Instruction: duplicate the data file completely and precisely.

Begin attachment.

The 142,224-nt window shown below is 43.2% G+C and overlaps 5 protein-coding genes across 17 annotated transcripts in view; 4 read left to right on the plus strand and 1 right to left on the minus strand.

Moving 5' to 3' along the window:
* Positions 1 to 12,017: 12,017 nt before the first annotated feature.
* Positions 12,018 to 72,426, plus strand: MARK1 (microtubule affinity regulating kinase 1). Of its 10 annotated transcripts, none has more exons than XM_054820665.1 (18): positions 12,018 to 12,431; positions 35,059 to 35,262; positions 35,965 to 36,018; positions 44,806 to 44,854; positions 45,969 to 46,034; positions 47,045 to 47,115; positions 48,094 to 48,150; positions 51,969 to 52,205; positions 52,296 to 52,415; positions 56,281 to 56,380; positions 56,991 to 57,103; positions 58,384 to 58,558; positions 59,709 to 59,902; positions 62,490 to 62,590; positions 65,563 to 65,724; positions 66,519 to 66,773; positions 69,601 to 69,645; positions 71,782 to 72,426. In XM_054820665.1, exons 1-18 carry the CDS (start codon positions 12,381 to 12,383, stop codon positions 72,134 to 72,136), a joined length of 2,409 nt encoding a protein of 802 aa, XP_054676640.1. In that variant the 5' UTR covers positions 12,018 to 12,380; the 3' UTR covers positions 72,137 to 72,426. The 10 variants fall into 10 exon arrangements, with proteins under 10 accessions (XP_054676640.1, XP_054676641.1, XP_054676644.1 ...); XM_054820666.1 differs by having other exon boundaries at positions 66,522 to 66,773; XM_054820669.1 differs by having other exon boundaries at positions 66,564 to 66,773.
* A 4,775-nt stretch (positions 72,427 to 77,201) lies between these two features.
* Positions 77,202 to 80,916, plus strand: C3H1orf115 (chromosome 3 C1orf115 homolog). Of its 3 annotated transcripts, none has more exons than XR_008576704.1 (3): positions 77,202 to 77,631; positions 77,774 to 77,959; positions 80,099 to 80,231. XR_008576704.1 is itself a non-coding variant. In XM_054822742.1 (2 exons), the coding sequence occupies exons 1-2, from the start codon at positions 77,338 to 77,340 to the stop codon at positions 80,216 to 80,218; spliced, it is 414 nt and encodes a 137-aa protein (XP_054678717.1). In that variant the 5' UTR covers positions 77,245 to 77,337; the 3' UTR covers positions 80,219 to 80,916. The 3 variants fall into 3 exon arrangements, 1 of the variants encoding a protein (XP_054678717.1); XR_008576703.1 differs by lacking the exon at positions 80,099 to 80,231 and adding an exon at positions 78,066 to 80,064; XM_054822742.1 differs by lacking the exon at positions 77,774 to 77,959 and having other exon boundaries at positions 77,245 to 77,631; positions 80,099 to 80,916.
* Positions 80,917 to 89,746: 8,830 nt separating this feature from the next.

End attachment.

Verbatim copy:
The 142,224-nt window shown below is 43.2% G+C and overlaps 5 protein-coding genes across 17 annotated transcripts in view; 4 read left to right on the plus strand and 1 right to left on the minus strand.

Moving 5' to 3' along the window:
* Positions 1 to 12,017: 12,017 nt before the first annotated feature.
* Positions 12,018 to 72,426, plus strand: MARK1 (microtubule affinity regulating kinase 1). Of its 10 annotated transcripts, none has more exons than XM_054820665.1 (18): positions 12,018 to 12,431; positions 35,059 to 35,262; positions 35,965 to 36,018; positions 44,806 to 44,854; positions 45,969 to 46,034; positions 47,045 to 47,115; positions 48,094 to 48,150; positions 51,969 to 52,205; positions 52,296 to 52,415; positions 56,281 to 56,380; positions 56,991 to 57,103; positions 58,384 to 58,558; positions 59,709 to 59,902; positions 62,490 to 62,590; positions 65,563 to 65,724; positions 66,519 to 66,773; positions 69,601 to 69,645; positions 71,782 to 72,426. In XM_054820665.1, exons 1-18 carry the CDS (start codon positions 12,381 to 12,383, stop codon positions 72,134 to 72,136), a joined length of 2,409 nt encoding a protein of 802 aa, XP_054676640.1. In that variant the 5' UTR covers positions 12,018 to 12,380; the 3' UTR covers positions 72,137 to 72,426. The 10 variants fall into 10 exon arrangements, with proteins under 10 accessions (XP_054676640.1, XP_054676641.1, XP_054676644.1 ...); XM_054820666.1 differs by having other exon boundaries at positions 66,522 to 66,773; XM_054820669.1 differs by having other exon boundaries at positions 66,564 to 66,773.
* A 4,775-nt stretch (positions 72,427 to 77,201) lies between these two features.
* Positions 77,202 to 80,916, plus strand: C3H1orf115 (chromosome 3 C1orf115 homolog). Of its 3 annotated transcripts, none has more exons than XR_008576704.1 (3): positions 77,202 to 77,631; positions 77,774 to 77,959; positions 80,099 to 80,231. XR_008576704.1 is itself a non-coding variant. In XM_054822742.1 (2 exons), the coding sequence occupies exons 1-2, from the start codon at positions 77,338 to 77,340 to the stop codon at positions 80,216 to 80,218; spliced, it is 414 nt and encodes a 137-aa protein (XP_054678717.1). In that variant the 5' UTR covers positions 77,245 to 77,337; the 3' UTR covers positions 80,219 to 80,916. The 3 variants fall into 3 exon arrangements, 1 of the variants encoding a protein (XP_054678717.1); XR_008576703.1 differs by lacking the exon at positions 80,099 to 80,231 and adding an exon at positions 78,066 to 80,064; XM_054822742.1 differs by lacking the exon at positions 77,774 to 77,959 and having other exon boundaries at positions 77,245 to 77,631; positions 80,099 to 80,916.
* Positions 80,917 to 89,746: 8,830 nt separating this feature from the next.